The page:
That is not, however, the only issue. This one might fall into the sibling prank category, but it could also be used to annoy a neighbor or even for malicious purposes. When you connect to the access point, you control the vehicle. So, via the app, you could drive the car around the house (as mentioned above), but you could do something more dangerous. What if a horrible person takes control of the car as your child is playing outside and drives it into traffic. It’s a disgusting thought, but it’s definitely a reason why I would never give one of the cars to a child. I was actually happy to see that one of the cars (L-car) was labeled 14+.
Beyond that, you don’t even need the app. The device communicates over UDP for app commands, which means that anyone can simply inject data to drive the car. I spent a while mapping the controls and came up with a list of packets that will cause the car to go Forward, Backward, Forward/Left, Forward/Right, Backward/Left, and Backward/Right. I could, in theory, if one of my neighbors in my apartment building got one for Christmas, write a script that simply causes the car to drive in circles. This is why I called it the sibling prank category. I could see a younger version of myself, torturing my little sister by having the car drive in circles every time she tried to use it.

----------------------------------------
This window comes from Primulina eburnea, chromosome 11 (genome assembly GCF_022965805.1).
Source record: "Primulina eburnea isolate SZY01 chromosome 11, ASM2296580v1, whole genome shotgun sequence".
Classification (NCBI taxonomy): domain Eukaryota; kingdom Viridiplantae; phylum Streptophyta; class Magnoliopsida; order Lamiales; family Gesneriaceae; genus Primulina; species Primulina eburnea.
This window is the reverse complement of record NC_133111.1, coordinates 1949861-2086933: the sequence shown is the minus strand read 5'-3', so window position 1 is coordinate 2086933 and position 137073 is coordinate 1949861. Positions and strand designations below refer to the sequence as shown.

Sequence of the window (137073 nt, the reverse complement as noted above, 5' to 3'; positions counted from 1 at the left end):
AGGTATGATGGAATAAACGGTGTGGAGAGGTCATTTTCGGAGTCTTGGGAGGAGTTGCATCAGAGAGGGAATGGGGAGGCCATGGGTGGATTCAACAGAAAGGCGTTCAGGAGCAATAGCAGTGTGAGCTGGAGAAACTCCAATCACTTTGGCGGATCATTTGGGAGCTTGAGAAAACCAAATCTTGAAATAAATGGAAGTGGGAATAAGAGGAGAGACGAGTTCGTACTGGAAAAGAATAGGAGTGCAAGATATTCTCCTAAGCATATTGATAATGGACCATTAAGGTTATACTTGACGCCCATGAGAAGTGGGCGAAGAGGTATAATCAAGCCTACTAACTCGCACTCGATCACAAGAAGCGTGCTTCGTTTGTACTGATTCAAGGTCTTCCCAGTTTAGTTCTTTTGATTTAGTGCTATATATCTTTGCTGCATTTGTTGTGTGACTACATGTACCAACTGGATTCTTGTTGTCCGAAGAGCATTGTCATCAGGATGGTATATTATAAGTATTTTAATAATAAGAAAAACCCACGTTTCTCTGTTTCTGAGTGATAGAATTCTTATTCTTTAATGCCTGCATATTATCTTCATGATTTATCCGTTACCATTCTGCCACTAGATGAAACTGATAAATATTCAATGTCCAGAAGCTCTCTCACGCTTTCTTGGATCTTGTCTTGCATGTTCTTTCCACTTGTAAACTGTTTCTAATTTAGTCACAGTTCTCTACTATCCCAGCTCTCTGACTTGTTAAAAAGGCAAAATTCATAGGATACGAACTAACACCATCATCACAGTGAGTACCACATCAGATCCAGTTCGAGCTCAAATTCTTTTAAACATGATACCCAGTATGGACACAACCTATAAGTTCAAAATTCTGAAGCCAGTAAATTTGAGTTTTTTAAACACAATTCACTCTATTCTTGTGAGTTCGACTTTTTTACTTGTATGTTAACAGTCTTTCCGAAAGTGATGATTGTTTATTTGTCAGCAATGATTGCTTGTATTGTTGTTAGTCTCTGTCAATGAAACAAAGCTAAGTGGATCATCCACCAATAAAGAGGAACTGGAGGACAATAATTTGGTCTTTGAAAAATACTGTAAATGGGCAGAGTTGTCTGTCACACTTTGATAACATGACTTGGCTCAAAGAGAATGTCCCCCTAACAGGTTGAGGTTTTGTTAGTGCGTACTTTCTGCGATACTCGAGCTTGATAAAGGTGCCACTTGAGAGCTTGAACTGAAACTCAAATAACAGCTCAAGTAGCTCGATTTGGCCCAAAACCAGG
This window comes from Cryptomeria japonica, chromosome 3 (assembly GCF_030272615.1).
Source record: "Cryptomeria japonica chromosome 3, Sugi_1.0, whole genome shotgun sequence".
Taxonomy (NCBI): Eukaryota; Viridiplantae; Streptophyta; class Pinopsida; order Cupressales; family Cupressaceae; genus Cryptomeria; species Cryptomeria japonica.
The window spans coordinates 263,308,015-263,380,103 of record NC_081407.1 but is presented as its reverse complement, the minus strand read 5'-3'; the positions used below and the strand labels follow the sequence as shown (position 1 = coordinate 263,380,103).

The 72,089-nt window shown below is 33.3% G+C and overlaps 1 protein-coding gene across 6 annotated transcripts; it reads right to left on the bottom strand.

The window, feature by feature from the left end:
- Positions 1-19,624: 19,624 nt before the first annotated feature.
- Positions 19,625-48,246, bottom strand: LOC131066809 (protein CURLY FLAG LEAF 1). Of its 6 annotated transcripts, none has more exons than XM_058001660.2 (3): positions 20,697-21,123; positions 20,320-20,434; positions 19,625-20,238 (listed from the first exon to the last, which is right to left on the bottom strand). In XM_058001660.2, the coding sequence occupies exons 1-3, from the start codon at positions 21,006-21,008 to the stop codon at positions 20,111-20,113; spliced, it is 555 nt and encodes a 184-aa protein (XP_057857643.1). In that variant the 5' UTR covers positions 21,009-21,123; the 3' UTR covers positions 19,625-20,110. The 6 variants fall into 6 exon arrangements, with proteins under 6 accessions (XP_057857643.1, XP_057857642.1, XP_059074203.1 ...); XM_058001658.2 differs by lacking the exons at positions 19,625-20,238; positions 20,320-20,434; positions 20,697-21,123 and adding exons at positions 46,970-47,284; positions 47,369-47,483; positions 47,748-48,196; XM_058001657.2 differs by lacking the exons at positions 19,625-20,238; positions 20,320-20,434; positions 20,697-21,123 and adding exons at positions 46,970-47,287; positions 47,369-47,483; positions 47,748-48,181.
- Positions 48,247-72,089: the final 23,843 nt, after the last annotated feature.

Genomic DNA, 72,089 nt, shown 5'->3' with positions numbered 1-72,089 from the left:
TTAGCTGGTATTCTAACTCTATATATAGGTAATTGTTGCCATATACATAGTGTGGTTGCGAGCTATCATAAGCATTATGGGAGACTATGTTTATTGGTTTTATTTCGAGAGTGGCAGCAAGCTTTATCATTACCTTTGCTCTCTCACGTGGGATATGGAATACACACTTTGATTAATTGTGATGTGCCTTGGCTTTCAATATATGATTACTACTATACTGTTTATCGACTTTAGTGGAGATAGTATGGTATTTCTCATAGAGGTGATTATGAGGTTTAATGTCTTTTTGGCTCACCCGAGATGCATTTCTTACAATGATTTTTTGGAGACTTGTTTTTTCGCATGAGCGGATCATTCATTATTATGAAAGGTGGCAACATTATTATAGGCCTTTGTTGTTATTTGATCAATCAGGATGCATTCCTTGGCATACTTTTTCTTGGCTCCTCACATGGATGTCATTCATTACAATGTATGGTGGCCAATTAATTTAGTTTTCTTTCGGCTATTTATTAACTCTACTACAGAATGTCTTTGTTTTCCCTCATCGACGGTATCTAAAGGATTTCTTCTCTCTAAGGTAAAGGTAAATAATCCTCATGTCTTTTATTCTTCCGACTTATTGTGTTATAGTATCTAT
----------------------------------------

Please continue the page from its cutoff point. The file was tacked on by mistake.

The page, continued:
This last issue is less of an issue and more of a concern. I’m not a fan of these USB rechargeable devices that come with their own chargers, especially ones that are rather large and could contain storage with malicious code. Similarly, I don’t like the idea of a QR code, particularly one that redirects you to a questionable website. While nothing jumped out to me with these two products, I was incredibly careful when I first started using them. If you get your child one of these devices for Christmas, consider only using USB chargers and not plugging the devices directly into your computer. Similarly, if you can find the correct app without the QR code, that would be the ideal situation, especially if your RC car shows up in a box that looks open with instructions that look crammed in as an afterthought.
At the end of the day, only you can decide if you trust these vehicles. Since you connect to their access point, that minimizes the risk of them accessing devices on your network. I suppose they could wait for your phone or tablet to connect, compromise it, and have malicious software that waits to connect to devices on a real network, but I’m going to call that one far-fetched. I don’t think these devices are necessarily malicious, they are simply not well designed.
While I think these would make a suitable gift for a teenager, I wouldn’t want to give them to a child unless I was using the toy with them at all times and ensured that there was nothing confidential visible and that we were in a safe place where a rogue RC Car won’t cause damage. It’s a fun toy, unless you’re my cat – he only liked it when it moved slowly – so I wouldn’t say don’t buy it, I’d just say exercise caution when using it.
Hacking Christmas Gifts: Putting IoT Under the Microscope